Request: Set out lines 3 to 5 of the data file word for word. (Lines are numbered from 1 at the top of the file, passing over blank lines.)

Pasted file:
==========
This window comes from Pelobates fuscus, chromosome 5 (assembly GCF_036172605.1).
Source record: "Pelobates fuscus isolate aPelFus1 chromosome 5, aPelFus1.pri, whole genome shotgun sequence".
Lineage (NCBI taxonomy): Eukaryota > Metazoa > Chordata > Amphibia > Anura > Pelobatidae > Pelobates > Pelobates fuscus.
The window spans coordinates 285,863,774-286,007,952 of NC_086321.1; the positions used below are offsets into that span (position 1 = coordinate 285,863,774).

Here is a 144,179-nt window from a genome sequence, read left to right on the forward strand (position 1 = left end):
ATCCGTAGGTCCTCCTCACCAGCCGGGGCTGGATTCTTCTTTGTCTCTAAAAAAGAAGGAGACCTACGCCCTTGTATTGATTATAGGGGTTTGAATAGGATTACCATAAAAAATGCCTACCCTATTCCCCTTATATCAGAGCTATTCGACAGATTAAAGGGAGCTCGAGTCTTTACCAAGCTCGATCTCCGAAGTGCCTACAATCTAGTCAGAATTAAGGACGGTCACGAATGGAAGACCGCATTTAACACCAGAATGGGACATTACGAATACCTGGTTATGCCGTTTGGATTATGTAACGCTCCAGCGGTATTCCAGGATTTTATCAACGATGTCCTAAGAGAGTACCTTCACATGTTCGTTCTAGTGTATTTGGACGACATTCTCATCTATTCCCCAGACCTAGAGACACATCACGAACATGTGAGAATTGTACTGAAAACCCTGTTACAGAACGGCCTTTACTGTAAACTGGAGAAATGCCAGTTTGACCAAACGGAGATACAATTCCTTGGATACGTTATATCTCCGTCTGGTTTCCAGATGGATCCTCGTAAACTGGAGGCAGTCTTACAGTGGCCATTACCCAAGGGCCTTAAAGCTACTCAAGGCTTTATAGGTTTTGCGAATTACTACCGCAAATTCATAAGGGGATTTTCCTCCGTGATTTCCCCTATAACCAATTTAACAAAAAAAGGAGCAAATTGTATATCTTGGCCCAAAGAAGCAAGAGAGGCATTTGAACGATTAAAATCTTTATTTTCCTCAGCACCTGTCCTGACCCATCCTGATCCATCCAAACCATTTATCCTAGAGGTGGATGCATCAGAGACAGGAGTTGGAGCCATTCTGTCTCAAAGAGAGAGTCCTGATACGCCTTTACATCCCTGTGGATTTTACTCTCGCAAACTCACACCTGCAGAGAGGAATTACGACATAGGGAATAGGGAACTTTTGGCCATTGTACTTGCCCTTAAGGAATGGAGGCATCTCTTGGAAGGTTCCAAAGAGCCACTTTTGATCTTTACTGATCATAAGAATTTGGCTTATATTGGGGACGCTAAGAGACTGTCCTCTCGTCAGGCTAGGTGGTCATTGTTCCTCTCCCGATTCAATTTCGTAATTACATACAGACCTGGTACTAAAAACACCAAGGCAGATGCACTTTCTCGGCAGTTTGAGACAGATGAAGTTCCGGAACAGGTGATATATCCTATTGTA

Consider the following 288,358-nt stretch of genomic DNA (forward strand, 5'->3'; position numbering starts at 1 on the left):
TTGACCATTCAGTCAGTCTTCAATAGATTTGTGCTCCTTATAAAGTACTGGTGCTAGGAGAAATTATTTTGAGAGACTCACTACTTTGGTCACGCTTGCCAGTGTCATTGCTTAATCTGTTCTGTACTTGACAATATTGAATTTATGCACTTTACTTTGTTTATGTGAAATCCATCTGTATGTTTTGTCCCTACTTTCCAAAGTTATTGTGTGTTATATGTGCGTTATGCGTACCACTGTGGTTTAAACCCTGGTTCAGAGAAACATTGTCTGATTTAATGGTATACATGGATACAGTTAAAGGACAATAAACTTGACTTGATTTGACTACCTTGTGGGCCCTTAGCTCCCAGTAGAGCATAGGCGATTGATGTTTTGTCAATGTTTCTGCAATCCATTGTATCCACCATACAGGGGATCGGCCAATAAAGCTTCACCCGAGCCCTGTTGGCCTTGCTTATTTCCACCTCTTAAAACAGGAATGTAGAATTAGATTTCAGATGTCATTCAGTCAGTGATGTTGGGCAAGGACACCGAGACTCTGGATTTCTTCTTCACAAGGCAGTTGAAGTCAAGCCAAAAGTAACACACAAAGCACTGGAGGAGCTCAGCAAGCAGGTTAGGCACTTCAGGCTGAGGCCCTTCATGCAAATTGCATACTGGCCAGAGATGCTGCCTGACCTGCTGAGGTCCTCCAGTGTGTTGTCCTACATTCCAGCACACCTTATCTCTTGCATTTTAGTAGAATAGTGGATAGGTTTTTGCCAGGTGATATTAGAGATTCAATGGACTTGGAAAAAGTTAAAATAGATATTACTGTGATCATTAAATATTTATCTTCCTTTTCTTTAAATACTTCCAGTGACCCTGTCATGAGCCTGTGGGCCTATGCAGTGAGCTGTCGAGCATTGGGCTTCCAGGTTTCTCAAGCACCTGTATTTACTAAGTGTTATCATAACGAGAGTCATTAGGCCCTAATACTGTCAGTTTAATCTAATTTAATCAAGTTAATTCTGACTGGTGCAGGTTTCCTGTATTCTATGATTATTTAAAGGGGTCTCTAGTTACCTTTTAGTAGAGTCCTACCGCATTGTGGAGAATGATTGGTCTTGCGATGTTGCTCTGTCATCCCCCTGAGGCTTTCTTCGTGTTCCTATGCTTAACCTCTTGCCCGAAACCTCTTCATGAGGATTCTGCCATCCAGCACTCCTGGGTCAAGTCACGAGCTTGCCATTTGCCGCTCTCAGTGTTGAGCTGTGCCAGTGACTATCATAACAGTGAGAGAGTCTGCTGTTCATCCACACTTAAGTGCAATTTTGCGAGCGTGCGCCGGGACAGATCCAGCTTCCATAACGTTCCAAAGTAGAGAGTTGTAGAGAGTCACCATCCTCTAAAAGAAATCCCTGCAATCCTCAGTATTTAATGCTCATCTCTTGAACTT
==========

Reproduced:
Lineage (NCBI taxonomy): Eukaryota > Metazoa > Chordata > Amphibia > Anura > Pelobatidae > Pelobates > Pelobates fuscus.
The window spans coordinates 285,863,774-286,007,952 of NC_086321.1; the positions used below are offsets into that span (position 1 = coordinate 285,863,774).

Here is a 144,179-nt window from a genome sequence, read left to right on the forward strand (position 1 = left end):